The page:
I can find all of this very much alive for me. I still love nature and science, and my sense of adventure and exploration is happening right here in my exploration of who and what I am, and my life in the world.

Can I bring my childhood fascinations more into my life now?

Yes, by remembering these fascinations and bring that sense of adventure and aliveness into these explorations.

How is it to remind myself of these childhood fascinations?

I find that my childhood fascinations still are very much alive for me, bring me alive, and enlivens my activities here and now.

EXPLORING CHILDHOOD FASCINATIONS

Why would we explore our childhood fascinations?

The essence of our childhood fascinations are still with us. If they connect with something in our life now, it tends to enliven what we are doing. If we cannot find it in our life now, perhaps we can bring it into our life? Perhaps we can infuse it into what we are already doing? Or reprioritize and bring a new activity in?

Childhood fascinations tend to reflect our natural inclinations and passions and are often expressed in a more pure form in our childhood, which is why it helps to remember what fascinated us as a child.

What do you find? What were your childhood fascinations? How does it relate to your life now? Can you bring it more into your life now? How is it to remind yourself of your childhood fascinations?

Note: I have a vague memory of Jung talking about this, but couldn’t find a quote when I did a quick search.

Outer space and spiritual explorations

Since childhood, one of my main interests has been space, space exploration, and science fiction. And I have had an intuitive sense of the connection between space exploration and spiritual exploration. Why is there this connection?

Here are some of the parallels I find:

Both involve exploration of (for us) unknown territory. Space exploration and spiritual exploration are both an adventure and an ongoing and endless discovery.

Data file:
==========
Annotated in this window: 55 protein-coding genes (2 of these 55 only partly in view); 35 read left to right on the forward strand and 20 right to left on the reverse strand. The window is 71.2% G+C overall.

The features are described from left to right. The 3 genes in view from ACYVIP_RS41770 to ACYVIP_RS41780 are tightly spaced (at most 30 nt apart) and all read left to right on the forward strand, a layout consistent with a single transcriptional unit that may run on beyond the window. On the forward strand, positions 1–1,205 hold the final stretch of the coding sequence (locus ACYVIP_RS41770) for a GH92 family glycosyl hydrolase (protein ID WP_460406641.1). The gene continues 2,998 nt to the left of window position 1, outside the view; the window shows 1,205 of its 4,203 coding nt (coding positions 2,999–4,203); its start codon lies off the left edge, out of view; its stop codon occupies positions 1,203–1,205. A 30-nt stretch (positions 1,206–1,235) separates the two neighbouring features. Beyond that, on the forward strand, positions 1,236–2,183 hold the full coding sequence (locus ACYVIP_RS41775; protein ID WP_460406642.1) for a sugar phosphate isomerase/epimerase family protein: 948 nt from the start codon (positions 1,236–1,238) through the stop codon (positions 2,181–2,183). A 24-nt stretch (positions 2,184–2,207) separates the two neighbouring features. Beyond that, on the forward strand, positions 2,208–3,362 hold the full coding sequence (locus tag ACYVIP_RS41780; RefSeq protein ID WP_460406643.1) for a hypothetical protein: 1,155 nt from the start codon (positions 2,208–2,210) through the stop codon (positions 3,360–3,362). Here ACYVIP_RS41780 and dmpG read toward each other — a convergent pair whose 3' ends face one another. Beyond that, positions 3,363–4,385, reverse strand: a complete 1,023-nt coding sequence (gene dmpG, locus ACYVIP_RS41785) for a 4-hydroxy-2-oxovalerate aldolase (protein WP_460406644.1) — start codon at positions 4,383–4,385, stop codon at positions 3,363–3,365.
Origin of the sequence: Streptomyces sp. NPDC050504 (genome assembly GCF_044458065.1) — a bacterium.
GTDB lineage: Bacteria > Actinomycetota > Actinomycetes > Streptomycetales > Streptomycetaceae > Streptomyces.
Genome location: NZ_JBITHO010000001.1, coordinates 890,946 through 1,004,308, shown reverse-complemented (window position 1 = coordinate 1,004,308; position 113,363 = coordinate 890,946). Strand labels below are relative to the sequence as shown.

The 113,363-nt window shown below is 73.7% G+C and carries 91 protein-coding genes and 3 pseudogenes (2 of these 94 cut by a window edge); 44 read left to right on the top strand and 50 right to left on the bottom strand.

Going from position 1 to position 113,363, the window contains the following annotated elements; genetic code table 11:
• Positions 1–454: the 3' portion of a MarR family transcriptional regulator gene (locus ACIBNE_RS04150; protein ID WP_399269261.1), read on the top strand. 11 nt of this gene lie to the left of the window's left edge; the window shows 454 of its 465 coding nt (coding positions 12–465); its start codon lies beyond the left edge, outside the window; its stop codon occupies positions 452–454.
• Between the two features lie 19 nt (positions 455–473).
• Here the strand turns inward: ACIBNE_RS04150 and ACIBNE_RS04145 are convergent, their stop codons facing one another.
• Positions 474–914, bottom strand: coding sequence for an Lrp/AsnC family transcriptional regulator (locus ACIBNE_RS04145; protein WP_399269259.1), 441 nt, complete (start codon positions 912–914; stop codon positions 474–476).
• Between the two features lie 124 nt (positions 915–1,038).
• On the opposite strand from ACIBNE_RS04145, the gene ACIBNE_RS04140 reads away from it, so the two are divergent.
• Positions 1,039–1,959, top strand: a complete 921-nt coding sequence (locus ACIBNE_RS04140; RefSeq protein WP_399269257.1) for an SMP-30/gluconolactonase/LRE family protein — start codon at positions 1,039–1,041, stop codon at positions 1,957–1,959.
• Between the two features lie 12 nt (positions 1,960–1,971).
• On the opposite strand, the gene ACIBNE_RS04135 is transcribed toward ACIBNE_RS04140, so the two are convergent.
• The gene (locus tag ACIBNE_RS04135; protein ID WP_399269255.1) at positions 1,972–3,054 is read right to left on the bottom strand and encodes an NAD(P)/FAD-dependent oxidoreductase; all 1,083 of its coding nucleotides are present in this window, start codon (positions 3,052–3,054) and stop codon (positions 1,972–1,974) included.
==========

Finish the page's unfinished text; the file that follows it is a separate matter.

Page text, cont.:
Space appears infinite and what we are the same. To us, outer space seems infinite. And when we discover what we are – what this experience happens within and as – this “space” too appears without end.

From space we see Earth as a single whole and a single living system. There are no border visible. We are in the same boat. Our destiny – of all Earth life – is interconnected. We are inspired to take care of all life and future generations to the best of our abilities. This recognition of the oneness of all life can also come through spiritual explorations.

Through the Universe Story – as told by modern science – we see that the universe and all of existence is one whole. It’s one seamless system evolving in all the ways we see around us, and as us and our experiences and life. As Carl Sagan said in Cosmos (paraphrased), we are the local eyes, ears, thoughts, and feelings of the universe. We are the universe exploring itself.

Through spiritual explorations, we can find something very similar. We find ourselves as the One locally expressing itself as this human self and the experiences of this human self. We find ourselves as that which our experience – of this human self, the wider world, and the universe as it appears to us – happens within and as. We find ourselves as that “no-thing” that’s capacity for all of this.

So there is no surprise if I experience an intuitive connection between space exploration and spiritual explorations. Both involves ongoing and endless adventure and exploration. Both involves the appearance of something without end. Both gives us a realization of Earth and all life as a seamless whole. Both involves a recognition of Oneness and our human self as a local expression of this Oneness – beautiful and amazing in all its richness.

Note: As a child, I was deeply fascinated – and somewhat transformed – by Cosmos by Carl Sagan, and also read anything I could find about astronomy and science fiction. In terms of science fiction, I loved the classics like Jules Verne, Isaac Asimov, Ray Bradbury, and others.